In his book Mere Christianity, C.S. Lewis wrote, “Do not waste your time bothering whether you ‘love’ your neighbour – act as if you do. As soon as we do this, we find one of the great secrets. When you are behaving as if you loved someone, you will presently come to love them. If you injure someone you dislike, you will find yourself disliking them more. If you do them a good turn, you will find yourself disliking them less.”
…… THE GREATEST
Body of life
In my final week here at BCUC it is apt that the Corinthians reading is about the body. As a minister I have always known my task is to help the church be healthy as the Body of Christ.
This does not happen when I am successful. It happens when I do things that allow the Spirit freedom to work in the lives of the congregation members. If I preach well and you say nice things I feel good. If through the door my preaching opens, one or more people go deeper in their relationship with Jesus, then something important has happened. As the body of Christ in this place, all are called to go deeper in Christ, all are called to deeper discipleship, all are called to deeper service, and all are called to share in the glorious liberty of the children of God.
The Holy Spirt is at work in the people of the congregation, and that is where the church is, so the measure of the church is not the minister/pastor but the spirituality and discipleship of the members. I like Benji and I hope you will also. Remember though, that he is not responsible for the success of the church, YOU are. He is not the Saviour, there is only one, Jesus Christ. So do not put too many expectations on Benji, let him be what he is, a man committed to serving Jesus as he follows his call.
And you should also seek to follow your call as disciples and give the Spirit free reign in your lives and the life of this congregation.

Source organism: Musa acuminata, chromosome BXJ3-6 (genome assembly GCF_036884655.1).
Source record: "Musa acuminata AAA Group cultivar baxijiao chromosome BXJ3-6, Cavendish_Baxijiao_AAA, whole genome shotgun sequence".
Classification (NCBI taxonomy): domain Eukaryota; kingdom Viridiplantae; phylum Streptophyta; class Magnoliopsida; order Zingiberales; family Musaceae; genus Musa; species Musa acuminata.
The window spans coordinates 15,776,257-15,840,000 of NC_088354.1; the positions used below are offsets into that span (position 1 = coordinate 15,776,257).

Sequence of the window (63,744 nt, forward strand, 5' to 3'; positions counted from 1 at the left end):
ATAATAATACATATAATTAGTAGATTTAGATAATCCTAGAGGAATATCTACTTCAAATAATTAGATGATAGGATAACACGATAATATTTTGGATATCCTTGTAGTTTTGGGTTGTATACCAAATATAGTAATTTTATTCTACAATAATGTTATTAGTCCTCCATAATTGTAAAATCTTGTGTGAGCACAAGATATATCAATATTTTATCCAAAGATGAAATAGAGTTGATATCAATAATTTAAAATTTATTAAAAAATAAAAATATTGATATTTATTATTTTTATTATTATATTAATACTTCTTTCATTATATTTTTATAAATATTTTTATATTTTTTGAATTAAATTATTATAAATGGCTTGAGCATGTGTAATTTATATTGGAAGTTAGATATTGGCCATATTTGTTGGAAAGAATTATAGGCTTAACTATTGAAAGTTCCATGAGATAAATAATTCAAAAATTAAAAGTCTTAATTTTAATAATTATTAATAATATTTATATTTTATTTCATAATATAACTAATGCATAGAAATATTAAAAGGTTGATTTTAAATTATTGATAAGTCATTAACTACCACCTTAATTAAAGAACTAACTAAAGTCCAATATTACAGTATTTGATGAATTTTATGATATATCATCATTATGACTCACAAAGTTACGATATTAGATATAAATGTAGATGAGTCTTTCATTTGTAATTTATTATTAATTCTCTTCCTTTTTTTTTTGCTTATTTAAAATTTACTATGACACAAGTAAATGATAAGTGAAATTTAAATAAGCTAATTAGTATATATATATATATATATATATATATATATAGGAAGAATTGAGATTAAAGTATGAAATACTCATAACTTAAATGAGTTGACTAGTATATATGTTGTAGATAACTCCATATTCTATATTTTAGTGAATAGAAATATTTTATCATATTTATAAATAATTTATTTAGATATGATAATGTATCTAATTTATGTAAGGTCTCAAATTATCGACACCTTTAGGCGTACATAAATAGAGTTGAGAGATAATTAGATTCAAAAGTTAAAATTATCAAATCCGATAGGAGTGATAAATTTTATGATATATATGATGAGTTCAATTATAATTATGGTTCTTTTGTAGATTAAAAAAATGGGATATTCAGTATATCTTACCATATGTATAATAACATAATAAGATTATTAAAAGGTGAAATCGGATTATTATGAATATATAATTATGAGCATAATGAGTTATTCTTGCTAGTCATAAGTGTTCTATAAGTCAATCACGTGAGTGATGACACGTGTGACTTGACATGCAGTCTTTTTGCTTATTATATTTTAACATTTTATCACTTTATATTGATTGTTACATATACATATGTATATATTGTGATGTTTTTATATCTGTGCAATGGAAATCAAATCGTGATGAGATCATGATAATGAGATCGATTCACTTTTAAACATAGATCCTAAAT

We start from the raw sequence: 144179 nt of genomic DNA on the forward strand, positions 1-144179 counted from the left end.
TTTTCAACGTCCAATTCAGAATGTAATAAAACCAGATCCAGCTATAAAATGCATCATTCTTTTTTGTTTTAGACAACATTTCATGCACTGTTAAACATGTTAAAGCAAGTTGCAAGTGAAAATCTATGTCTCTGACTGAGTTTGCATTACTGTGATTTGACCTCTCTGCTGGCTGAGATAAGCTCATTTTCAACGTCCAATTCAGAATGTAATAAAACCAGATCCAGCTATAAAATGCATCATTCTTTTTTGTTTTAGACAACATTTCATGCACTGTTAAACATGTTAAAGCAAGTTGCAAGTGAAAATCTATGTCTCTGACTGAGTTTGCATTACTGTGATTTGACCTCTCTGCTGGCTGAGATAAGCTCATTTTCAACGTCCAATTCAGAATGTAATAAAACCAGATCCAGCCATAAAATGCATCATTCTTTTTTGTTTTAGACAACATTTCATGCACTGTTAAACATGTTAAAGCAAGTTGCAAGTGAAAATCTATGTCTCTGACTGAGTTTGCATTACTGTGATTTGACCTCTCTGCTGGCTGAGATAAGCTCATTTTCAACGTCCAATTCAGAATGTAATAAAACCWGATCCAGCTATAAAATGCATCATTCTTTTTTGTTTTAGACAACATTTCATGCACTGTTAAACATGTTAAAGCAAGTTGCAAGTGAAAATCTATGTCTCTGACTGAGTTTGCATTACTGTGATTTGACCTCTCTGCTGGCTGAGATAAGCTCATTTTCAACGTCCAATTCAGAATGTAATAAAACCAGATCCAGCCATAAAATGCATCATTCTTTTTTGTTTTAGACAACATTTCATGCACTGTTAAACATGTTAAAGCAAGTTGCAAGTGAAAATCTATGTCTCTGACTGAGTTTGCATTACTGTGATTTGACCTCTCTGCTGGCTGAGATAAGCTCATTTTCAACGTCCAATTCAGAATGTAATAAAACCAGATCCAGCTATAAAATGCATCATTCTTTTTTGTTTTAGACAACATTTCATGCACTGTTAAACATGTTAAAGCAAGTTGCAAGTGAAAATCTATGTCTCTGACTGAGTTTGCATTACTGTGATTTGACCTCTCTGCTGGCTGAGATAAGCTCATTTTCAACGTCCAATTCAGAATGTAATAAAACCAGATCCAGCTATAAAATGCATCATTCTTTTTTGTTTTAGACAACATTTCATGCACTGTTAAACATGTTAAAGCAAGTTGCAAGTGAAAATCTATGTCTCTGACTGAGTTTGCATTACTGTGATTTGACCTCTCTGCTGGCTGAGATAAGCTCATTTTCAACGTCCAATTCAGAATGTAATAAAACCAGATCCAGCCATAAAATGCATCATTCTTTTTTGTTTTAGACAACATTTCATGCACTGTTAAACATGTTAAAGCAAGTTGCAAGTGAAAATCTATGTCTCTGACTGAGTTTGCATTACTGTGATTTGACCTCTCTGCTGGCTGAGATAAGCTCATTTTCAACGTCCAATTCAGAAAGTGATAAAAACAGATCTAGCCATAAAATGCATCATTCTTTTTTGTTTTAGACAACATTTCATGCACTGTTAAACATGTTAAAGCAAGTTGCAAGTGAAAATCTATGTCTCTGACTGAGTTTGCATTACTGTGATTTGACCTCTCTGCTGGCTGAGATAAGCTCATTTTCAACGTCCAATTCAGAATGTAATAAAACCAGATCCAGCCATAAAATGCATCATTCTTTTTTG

In July last year, the national Assembly of the Uniting Church, agreed to mark the Sunday before Australia Day as a Day of Mourning in which Uniting Church congregations across Australia reflect on the effect that the arrival and settlement of Europeans has had on Australia’s First Peoples and our identity as a nation.
As the President of the Assembly, Rev Dr Deirdre Palmer explains:
“Remembering our history is an important part of our journey toward reconciliation as First and Second Peoples.
Our declaration of a Day of Mourning allows us to stand together in remembering the truth of our history, and honouring the culture of Australia’s First Peoples, their families and the next generations.
I will be joining Uniting Church members in lamenting, saying sorry and asking for forgiveness, for the past and current impacts of colonisation and dispossession of Australia’s First Peoples.
As the Uniting Church we affirm that ours is “a destiny together” acknowledging the wrongs of the past and the present and committing ourselves to take action to bring about a more just Australia.
As the Uniting Church we hear Jesus calling us into the light of reconciliation.
I pray that our Church and our nation will continue on this journey of confession, forgiveness and working toward justice and healing”
The full text of the President’s remarks can be found at https://assembly.uca.org.au/day-of-mourning
Sometimes I feel there should be a law against January. You know, the post-Christmas and New Year’s blues; the recovery from overeating and still failing to go on a healthy diet; over-spending and the dread of facing all those bills; maybe the feeling of guilt for having not contacted someone; along with the struggle to motivate yourself enough to get on and do the things that need doing. In addition to all our ‘inner-personal’ struggle, there’s still our awareness of all those ‘outside struggles’ in the larger community, as well as in the wider world. When we combine all these and other pressures, anxieties, and struggles, no wonder we sometimes feel a tad ‘down in the dumps’ at this time of year.
Isaiah 43:1-7 focuses on the Israelites who were ‘down in the dumps’; they were depressed; they were fearful. Their hopes and dreams of the future had all but dried up and disappeared. But then comes a wonderful, uplifting message of Good News from God, overflowing with love and hope, restoration and deliverance, affirmation and acceptance: